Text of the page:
Tornados are relatively short-lived local storms. They are composed of violently rotating columns of air that descend in the familiar funnel shape from thunderstorm cloud systems. The weather conditions that tend to generate Tornados are unseasonably warm and humid earth surface air, cold air at middle atmospheric levels, and strong upper-level jet stream winds. Tornados can occur anywhere in the United States during any month of the year. However, the Great Plains and Gulf Coast States experience the largest number of Tornados. The greatest frequency of Tornados occur in April, May and June. The destructive path of a tornado averages about 250 yards in width and 15 miles in length. In extreme conditions, a tornado may travel more than 300 miles and leave a path of total destruction more than a mile wide. Tornados will travel up to 70 mph, with wind speeds approaching 400 mph within the tornado's center. Tornados usually travel from a westerly direction to an easterly direction.
Tornados develop during severe thunderstorms. While not all thunderstorms create Tornados, the potential is there. During violent weather, keep tuned to a local television or radio station for tornado reports. If you are outside and see a funnel-shaped cloud with obvious rotating motion, it may be a tornado. As a tornado develops, it will produce a loud roar that grows louder as the funnel cloud touches the ground. When nearby, a tornado has a loud sound comparable to the combined roars of several jet engines. The National Severe Storms Forecast Center in Kansas City issues tornado watches. Local National Weather Service offices issue tornado warnings. Local officials may sound sirens in a tornado warning. A tornado watch indicates that conditions are right for a tornado to develop and the sky should be watched. A tornado warning indicates a tornado has been sighted or is spotted on radar. Warnings will give the location of the tornado and the area immediately affected by the warning.
The immediate threat from Tornadoes is danger to life and damage to property from violently whirling winds and debris hurled through the air by winds.
Long-term risks include the possibility of building collapse, fallen trees and power lines, broken gas lines, broken sewer and water mains, and the outbreak of fires. Agricultural crops and industries may be damaged or destroyed.
The best preparation for a tornado is to designate a safe place in or around your home as a tornado shelter. Tornado shelters are safest if they are underground. A storm cellar or basement away from windows offers the best protection. If neither of these is available, plan to find shelter under heavy furniture or mattresses near an inside wall of your house on the ground floor. Get under solid furniture or cover yourselves with mattresses pulled off the bed. Plan tornado drills with your family so everyone knows what to do. Know the location of the designated shelter where you work or go to school. Plan to evacuate your manufactured (mobile) home. Make an inventory of your household furnishing and other possessions. Supplement the written inventory with photographs or video. Keep inventories and pictures in a safe deposit box or some other safe place away from the premises.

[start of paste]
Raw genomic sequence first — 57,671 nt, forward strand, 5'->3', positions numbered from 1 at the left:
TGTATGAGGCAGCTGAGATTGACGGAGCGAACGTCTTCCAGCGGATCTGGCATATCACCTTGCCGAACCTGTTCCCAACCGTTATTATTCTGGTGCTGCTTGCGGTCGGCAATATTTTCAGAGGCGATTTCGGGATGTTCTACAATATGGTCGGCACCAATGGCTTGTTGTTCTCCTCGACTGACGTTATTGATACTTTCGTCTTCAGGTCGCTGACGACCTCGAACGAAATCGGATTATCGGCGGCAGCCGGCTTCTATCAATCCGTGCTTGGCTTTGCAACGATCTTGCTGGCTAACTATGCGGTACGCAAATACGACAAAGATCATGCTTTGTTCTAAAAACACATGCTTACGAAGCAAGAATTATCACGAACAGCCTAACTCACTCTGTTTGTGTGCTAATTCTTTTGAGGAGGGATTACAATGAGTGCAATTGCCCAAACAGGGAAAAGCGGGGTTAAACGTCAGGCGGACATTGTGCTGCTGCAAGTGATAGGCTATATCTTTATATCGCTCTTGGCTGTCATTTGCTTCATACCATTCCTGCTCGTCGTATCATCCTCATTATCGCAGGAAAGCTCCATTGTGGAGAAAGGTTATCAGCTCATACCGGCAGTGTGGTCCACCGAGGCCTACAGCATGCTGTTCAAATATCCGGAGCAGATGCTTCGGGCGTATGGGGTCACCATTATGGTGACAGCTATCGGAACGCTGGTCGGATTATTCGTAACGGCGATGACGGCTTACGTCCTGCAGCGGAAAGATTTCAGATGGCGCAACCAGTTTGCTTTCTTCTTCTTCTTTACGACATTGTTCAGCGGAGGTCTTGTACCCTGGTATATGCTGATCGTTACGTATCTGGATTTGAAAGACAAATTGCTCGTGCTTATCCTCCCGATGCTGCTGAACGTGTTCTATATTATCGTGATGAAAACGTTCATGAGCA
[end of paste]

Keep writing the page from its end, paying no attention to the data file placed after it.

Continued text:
If you have a storm cellar or shelter, go to it immediately with your family. If no shelter is available, go to your basement and get under a heavy work bench or stairs. Do not position yourself directly underneath heavy appliances on the floor above you. If your home has no basement, stay in the center of the house away from the windows or in a small room on the ground floor that is away from outside walls. Take cover under solid furniture or mattresses. Protect your head. In mobile homes or vehicles, leave and take shelter in a substantial structure. If there is no nearby shelter, lie flat in the nearest ditch or ravine with your hands shielding your head. In any large building, such as an office or department store, avoid all large, poorly supported roofs. Go to the basement or to an inner hallway on a lower floor. Do not drive. You are safer in a home or basement shelter than in a car. If you are driving in a city and spot a tornado, get out of your car and go to a nearby building. If you are driving in open country, drive at a right angle away from the tornado's path if you can safely do so. Do not try to outrun the storm. If you cannot avoid the tornado, get out of your car. Lie flat in the nearest depression, such as a ditch, culvert or ravine. Protect your head and stay low to the ground.>
After a tornado passes, keep tuned to the local radio or TV station to get an all-clear signal before leaving your shelter. Sometimes more than one tornado will develop during a violent storm. Be alert to fire hazards such as broken electric wires or damaged electrical equipment, gas or oil leaks, or smoldering piles of wet hay or feed. Report broken utility lines to appropriate authorities. Have damage to your property assessed by your insurance company.